Accidental Group

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What is accidental group? How should it be defined?

This term has to denote all those groups that are somehow accidental (e.g. left handed Armenian smokers). The task is to understand what makes these groups accidental.

In the scientonomic context, this question was first formulated by Nicholas Overgaard in 2016. The question is currently accepted as a legitimate topic for discussion by Scientonomy community. Accidental Group (Overgaard-2017) is currently accepted by Scientonomy community as the best available definition of the term. Accidental Group (Overgaard-2017) states "A group that does not have a collective intentionality."

History

Acceptance Record

Here is the complete acceptance record of this question (it includes all the instances when the question was accepted as a legitimate topic for discussion by a community):
CommunityAccepted FromAcceptance IndicatorsStill AcceptedAccepted UntilRejection Indicators
Scientonomy19 May 2017The question became accepted with the publication of Overgaard's A Taxonomy for Social Agents of Scientific Change.1Yes

All Theories

The following theories have attempted to answer this question:
TheoryFormulationFormulated In
Accidental Group (Overgaard-2017)A group that does not have a collective intentionality.2017
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Accepted Theories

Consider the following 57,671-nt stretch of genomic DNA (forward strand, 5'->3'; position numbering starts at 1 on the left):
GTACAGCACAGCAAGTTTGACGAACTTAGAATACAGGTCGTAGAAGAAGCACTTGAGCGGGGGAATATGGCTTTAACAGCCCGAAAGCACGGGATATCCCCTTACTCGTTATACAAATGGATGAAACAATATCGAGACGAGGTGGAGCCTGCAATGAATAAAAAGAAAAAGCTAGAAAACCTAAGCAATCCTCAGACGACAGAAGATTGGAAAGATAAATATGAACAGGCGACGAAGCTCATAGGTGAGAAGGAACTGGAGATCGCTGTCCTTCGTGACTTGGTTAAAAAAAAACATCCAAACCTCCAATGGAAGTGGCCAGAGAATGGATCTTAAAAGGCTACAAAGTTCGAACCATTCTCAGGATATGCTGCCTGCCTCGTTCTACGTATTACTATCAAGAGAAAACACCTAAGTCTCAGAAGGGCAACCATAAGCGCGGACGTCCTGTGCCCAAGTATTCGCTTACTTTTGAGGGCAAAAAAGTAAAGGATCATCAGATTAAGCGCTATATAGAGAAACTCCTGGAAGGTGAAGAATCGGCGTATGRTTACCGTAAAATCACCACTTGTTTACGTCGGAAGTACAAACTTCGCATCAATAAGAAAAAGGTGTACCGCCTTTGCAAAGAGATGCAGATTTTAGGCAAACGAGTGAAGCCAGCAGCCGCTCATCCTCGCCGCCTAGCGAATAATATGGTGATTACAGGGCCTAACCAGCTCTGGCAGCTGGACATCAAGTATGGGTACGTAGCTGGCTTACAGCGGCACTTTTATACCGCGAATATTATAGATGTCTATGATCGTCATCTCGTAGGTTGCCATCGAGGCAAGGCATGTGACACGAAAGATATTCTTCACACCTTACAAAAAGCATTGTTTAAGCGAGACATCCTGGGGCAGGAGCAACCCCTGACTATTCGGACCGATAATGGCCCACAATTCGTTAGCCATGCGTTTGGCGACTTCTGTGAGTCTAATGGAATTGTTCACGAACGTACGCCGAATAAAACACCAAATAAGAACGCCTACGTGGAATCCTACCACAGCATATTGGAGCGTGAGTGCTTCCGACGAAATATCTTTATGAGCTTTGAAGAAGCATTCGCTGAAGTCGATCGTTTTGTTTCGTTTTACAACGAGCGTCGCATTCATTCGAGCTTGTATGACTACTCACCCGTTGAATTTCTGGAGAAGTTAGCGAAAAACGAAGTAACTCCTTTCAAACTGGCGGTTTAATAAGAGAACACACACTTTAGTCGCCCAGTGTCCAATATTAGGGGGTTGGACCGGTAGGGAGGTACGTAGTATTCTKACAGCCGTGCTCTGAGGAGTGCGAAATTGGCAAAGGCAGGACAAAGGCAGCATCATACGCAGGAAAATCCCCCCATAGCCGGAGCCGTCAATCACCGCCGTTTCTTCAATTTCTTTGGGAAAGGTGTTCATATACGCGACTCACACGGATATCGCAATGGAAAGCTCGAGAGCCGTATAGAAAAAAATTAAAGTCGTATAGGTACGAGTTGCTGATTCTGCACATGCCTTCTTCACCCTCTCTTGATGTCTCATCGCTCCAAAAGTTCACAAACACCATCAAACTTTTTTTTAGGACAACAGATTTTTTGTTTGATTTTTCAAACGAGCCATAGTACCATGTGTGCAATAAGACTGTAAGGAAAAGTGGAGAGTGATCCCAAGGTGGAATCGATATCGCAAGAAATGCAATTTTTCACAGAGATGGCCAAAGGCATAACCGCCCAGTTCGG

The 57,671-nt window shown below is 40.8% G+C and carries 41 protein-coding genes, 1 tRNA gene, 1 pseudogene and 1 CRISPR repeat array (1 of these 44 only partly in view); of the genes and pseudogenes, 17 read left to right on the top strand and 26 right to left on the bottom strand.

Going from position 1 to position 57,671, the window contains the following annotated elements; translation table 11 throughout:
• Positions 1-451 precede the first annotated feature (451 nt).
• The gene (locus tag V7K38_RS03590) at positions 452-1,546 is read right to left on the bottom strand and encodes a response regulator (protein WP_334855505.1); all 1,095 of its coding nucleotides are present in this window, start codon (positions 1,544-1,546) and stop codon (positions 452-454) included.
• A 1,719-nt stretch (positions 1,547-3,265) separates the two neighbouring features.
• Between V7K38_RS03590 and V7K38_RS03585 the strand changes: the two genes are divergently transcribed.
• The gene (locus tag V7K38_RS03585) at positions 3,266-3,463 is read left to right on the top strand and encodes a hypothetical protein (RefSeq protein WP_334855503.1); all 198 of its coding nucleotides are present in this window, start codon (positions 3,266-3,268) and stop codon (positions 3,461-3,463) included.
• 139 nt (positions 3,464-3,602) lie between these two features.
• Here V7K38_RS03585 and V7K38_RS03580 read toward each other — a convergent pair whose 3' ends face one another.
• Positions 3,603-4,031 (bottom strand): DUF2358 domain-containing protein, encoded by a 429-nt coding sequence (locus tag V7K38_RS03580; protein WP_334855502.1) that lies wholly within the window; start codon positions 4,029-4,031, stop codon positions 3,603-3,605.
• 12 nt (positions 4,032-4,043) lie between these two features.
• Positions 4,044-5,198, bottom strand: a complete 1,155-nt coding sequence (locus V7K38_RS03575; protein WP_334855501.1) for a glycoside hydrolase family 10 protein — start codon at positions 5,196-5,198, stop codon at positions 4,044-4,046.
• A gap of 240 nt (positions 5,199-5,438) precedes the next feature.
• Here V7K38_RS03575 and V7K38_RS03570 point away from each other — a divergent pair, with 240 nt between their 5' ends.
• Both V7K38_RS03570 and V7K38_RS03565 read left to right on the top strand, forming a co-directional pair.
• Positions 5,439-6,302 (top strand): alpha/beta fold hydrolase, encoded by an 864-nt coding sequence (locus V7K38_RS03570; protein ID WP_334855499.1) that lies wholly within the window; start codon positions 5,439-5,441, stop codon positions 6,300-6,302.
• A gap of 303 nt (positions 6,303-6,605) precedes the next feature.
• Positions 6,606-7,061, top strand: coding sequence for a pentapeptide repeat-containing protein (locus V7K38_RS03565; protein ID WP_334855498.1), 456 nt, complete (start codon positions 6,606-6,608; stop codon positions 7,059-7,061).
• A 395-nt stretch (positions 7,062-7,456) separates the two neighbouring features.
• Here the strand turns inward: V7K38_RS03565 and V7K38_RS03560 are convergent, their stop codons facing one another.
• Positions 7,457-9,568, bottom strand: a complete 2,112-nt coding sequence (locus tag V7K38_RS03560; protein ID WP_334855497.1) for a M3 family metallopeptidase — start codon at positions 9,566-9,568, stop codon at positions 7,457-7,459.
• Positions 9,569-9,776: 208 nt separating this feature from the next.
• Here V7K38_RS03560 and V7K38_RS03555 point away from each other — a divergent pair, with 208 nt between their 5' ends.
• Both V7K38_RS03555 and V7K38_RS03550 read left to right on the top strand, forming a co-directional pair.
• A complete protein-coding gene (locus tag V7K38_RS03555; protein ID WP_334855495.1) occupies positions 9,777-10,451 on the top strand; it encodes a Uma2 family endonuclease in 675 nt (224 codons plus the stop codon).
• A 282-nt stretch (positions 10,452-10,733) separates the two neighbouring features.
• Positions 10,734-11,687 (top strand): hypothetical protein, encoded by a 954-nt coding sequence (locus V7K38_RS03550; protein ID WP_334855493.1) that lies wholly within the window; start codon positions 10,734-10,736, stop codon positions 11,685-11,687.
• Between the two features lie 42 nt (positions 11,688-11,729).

The following theories have been accepted as answers to this question:
CommunityTheoryAccepted FromAccepted Until
ScientonomyAccidental Group (Overgaard-2017)2 February 2018

Suggested Modifications

Here is a list of modifications concerning this topic:
ModificationCommunityDate SuggestedSummaryVerdictVerdict RationaleDate Assessed
Sciento-2017-0012Scientonomy19 May 2017Accept a new taxonomy for group and its two sub-types - accidental group, and community.AcceptedA consensus has emerged after a long discussion that the distinction and the respective definitions should be accepted. It was noted that "these formulations tend to be the starting point for so many of our discussions"c1 and that "despite all disagreements that this taxonomy causes, it is actually accepted by the community".c2 Yet, it was also indicated that whereas the definition of group as "two or more people that share a characteristic" is the best we have at the moment, it may be potentially necessary to pursue the idea of redefining it as "one or more people..." to allow for one-scientist communities.c3 Finally, while a question was raised whether there is any "value in defining accidental groups as something separate from groups",c4 it was eventually agreed that it is important to draw "a clear distinction between the two kinds of groups as accidental groups and communities".c52 February 2018

Current View

In Scientonomy community, the accepted definition of the term is Accidental Group (Overgaard-2017). It is defined as: "A group that does not have a collective intentionality."

Accidental Group (Overgaard-2017).png

This definition aims to discern between accidental groups, i.e. the ones that don't have a collective intentionality, and actual communities, i.e. groups that do have collective intentionality. Read More

Related Topics

This topic is also related to the following topic(s):

References

  1. ^  Overgaard, Nicholas. (2017) A Taxonomy for the Social Agents of Scientific Change. Scientonomy 1, 55-62. Retrieved from https://www.scientojournal.com/index.php/scientonomy/article/view/28234.

Contributors

Hakob Barseghyan (100.0%)